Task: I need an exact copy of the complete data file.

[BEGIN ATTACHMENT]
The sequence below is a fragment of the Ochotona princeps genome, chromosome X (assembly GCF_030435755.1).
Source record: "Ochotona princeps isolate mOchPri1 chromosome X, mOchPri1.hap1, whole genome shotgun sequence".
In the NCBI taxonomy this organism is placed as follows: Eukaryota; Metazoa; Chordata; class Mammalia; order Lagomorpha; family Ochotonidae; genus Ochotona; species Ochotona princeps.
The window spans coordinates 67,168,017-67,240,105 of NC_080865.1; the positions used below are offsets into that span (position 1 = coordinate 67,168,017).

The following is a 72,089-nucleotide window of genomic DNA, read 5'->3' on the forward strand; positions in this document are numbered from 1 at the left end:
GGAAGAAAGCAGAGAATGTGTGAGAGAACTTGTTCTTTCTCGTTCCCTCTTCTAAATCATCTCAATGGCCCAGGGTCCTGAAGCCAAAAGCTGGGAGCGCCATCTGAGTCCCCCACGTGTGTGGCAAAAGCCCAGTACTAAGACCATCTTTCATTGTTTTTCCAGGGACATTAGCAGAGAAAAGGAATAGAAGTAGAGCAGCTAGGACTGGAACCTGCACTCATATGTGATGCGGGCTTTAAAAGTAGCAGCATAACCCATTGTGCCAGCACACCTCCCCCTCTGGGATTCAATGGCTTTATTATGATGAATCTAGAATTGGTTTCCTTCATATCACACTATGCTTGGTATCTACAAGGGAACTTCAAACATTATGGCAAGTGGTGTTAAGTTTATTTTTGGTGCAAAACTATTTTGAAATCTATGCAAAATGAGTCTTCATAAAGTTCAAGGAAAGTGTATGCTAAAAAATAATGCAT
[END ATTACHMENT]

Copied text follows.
The sequence below is a fragment of the Ochotona princeps genome, chromosome X (assembly GCF_030435755.1).
Source record: "Ochotona princeps isolate mOchPri1 chromosome X, mOchPri1.hap1, whole genome shotgun sequence".
In the NCBI taxonomy this organism is placed as follows: Eukaryota; Metazoa; Chordata; class Mammalia; order Lagomorpha; family Ochotonidae; genus Ochotona; species Ochotona princeps.
The window spans coordinates 67,168,017-67,240,105 of NC_080865.1; the positions used below are offsets into that span (position 1 = coordinate 67,168,017).

The following is a 72,089-nucleotide window of genomic DNA, read 5'->3' on the forward strand; positions in this document are numbered from 1 at the left end:
GGAAGAAAGCAGAGAATGTGTGAGAGAACTTGTTCTTTCTCGTTCCCTCTTCTAAATCATCTCAATGGCCCAGGGTCCTGAAGCCAAAAGCTGGGAGCGCCATCTGAGTCCCCCACGTGTGTGGCAAAAGCCCAGTACTAAGACCATCTTTCATTGTTTTTCCAGGGACATTAGCAGAGAAAAGGAATAGAAGTAGAGCAGCTAGGACTGGAACCTGCACTCATATGTGATGCGGGCTTTAAAAGTAGCAGCATAACCCATTGTGCCAGCACACCTCCCCCTCTGGGATTCAATGGCTTTATTATGATGAATCTAGAATTGGTTTCCTTCATATCACACTATGCTTGGTATCTACAAGGGAACTTCAAACATTATGGCAAGTGGTGTTAAGTTTATTTTTGGTGCAAAACTATTTTGAAATCTATGCAAAATGAGTCTTCATAAAGTTCAAGGAAAGTGTATGCTAAAAAATAATGCAT